Variants and house rules

If you have played a few tabletop games, you will have probably come across some that either don’t quite fit your expectations or are a little ambiguous. That’s where variants and house rules come in.

People tend to have different preferences when it comes to tabletop games. Some really like high player interaction, whereas others prefer a more “solitaire” approach where everyone just does their best to win the game in their own way. Different player groups also often lead to different approaches to games, be it due to player numbers or playing style preference.

That has led to variants being developed, where some game mechanisms are adjusted to make them more compatible with one’s own preferences, without breaking the game. You don’t like the farmers in Carcassonne, so take them out. The game is just as playable and much more accessible.

More often than not, game developers have included variants to the rules to change the difficulty of the game or to reduce the learning curve for a game. These official variants have been play tested, ensuring they will work and don’t break anything.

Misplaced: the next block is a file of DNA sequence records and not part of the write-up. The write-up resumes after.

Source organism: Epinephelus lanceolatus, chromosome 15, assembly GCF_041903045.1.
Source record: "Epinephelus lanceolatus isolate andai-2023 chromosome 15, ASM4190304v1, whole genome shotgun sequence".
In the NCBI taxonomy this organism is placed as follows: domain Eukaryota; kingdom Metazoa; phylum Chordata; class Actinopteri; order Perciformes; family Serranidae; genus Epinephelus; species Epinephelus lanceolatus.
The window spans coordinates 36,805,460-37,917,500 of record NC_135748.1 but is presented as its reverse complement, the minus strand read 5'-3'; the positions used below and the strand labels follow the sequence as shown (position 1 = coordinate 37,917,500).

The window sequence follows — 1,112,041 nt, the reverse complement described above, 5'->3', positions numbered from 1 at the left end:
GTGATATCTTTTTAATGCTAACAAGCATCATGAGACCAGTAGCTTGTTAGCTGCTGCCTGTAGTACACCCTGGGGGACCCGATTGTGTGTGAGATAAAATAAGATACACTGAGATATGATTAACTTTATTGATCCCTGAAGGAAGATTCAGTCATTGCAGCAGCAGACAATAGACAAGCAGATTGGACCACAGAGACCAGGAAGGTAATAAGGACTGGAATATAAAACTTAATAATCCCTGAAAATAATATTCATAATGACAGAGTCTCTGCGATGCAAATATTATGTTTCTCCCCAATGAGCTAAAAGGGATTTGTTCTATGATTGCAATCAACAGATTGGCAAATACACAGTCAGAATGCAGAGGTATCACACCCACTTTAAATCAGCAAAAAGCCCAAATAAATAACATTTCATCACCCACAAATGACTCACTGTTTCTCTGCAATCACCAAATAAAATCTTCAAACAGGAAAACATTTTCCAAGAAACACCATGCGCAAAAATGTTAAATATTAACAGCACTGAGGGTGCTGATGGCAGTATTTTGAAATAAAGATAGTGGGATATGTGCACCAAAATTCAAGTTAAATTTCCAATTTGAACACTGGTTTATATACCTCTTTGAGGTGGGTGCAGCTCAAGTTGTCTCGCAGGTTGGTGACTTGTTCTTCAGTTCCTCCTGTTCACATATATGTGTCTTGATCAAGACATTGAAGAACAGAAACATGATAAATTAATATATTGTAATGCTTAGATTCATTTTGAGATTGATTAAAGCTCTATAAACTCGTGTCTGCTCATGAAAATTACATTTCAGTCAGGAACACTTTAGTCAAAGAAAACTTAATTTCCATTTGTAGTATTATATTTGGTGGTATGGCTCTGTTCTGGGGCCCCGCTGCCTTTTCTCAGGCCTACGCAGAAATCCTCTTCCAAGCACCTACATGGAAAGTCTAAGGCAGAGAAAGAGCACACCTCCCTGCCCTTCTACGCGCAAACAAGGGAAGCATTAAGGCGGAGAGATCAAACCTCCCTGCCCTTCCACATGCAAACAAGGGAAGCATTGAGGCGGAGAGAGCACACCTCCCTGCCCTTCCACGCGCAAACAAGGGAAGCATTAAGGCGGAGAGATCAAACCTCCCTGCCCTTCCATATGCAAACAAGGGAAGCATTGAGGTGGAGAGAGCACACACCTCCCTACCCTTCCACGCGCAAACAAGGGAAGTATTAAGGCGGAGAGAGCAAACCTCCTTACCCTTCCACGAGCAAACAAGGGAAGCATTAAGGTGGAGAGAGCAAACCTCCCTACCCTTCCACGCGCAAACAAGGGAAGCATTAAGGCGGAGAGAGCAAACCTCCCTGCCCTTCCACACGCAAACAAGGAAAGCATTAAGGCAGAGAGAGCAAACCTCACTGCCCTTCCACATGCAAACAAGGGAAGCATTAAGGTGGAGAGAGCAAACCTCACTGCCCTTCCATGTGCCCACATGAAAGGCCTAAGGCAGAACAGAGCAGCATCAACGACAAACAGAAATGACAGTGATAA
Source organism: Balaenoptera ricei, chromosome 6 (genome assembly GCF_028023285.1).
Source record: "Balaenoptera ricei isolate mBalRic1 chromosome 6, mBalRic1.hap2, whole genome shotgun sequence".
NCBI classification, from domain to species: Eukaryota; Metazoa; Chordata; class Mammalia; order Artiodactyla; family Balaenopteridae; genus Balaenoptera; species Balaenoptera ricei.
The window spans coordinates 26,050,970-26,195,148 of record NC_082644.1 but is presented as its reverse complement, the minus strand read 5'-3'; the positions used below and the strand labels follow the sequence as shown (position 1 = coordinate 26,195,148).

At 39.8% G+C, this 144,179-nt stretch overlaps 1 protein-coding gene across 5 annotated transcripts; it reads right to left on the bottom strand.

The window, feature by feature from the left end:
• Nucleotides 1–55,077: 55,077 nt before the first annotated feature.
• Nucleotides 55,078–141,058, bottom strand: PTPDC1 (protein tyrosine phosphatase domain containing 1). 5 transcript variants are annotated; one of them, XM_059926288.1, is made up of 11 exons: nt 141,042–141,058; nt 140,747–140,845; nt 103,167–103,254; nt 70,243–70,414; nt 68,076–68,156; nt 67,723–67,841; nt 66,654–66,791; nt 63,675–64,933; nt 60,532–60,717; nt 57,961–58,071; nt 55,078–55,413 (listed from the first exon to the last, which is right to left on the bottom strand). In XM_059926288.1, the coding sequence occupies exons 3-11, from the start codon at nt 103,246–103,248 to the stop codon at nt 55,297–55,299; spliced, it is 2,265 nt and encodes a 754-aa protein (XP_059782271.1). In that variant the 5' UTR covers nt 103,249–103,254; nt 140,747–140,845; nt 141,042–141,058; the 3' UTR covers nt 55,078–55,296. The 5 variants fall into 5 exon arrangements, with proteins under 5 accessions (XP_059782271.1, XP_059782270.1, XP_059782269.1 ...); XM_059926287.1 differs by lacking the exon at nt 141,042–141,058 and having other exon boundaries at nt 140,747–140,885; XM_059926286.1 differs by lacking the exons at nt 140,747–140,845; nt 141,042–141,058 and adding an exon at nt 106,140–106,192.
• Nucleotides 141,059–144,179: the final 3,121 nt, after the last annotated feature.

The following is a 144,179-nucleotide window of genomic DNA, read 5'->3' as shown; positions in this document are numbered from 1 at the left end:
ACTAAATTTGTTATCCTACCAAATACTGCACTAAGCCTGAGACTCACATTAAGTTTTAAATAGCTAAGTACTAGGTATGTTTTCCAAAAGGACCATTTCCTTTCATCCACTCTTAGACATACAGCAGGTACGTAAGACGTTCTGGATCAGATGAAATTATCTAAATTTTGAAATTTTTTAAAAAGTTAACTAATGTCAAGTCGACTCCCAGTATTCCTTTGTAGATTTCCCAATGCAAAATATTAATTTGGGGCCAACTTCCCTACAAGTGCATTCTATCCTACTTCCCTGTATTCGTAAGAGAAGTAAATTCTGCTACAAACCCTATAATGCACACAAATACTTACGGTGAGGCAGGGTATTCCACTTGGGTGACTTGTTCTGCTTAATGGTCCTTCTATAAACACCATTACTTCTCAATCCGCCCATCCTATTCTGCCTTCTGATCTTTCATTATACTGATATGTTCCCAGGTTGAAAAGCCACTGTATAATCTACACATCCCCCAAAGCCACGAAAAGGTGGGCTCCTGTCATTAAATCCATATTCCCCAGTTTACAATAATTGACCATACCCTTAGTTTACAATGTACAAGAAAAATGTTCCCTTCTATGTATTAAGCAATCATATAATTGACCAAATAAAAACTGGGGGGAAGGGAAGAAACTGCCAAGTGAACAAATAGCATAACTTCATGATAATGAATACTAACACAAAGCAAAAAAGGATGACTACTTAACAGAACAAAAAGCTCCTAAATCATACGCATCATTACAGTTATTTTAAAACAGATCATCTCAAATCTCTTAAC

Sometimes rules need only minor tweaks and are therefore more like house rules than actual variants. House rules are also needed when rules aren’t clear and need clarifying. That little piece of land in Clans of Caledonia – you can house rule whether it divides the loch or not. Even the game designer says that it can be done either way and needs to be house ruled.

What house rules do you apply to games? Are there variants that you really like that have turned an average game into one that’s much more fun? Join the conversation and share your experience with tabletop games.

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